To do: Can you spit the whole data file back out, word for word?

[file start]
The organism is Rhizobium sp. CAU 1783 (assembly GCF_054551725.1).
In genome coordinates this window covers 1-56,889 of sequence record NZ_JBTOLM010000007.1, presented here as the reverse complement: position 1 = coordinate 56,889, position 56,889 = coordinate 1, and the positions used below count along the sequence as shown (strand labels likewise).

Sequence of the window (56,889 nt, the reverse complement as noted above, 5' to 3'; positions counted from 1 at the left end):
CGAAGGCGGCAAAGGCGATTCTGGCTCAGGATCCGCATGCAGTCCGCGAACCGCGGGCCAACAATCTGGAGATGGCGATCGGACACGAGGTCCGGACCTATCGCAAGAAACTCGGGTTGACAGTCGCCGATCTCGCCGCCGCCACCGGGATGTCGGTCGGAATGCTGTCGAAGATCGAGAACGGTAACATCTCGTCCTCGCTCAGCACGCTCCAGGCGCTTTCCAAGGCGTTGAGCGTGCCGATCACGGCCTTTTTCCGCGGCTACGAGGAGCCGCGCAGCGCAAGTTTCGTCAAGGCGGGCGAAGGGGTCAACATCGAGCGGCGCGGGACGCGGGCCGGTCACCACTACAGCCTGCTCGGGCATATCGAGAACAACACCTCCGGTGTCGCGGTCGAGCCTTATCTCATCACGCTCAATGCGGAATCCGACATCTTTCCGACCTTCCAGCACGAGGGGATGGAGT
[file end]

The organism is Rhizobium sp. CAU 1783 (assembly GCF_054551725.1).
In genome coordinates this window covers 1-56,889 of sequence record NZ_JBTOLM010000007.1, presented here as the reverse complement: position 1 = coordinate 56,889, position 56,889 = coordinate 1, and the positions used below count along the sequence as shown (strand labels likewise).

Sequence of the window (56,889 nt, the reverse complement as noted above, 5' to 3'; positions counted from 1 at the left end):
CGAAGGCGGCAAAGGCGATTCTGGCTCAGGATCCGCATGCAGTCCGCGAACCGCGGGCCAACAATCTGGAGATGGCGATCGGACACGAGGTCCGGACCTATCGCAAGAAACTCGGGTTGACAGTCGCCGATCTCGCCGCCGCCACCGGGATGTCGGTCGGAATGCTGTCGAAGATCGAGAACGGTAACATCTCGTCCTCGCTCAGCACGCTCCAGGCGCTTTCCAAGGCGTTGAGCGTGCCGATCACGGCCTTTTTCCGCGGCTACGAGGAGCCGCGCAGCGCAAGTTTCGTCAAGGCGGGCGAAGGGGTCAACATCGAGCGGCGCGGGACGCGGGCCGGTCACCACTACAGCCTGCTCGGGCATATCGAGAACAACACCTCCGGTGTCGCGGTCGAGCCTTATCTCATCACGCTCAATGCGGAATCCGACATCTTTCCGACCTTCCAGCACGAGGGGATGGAGT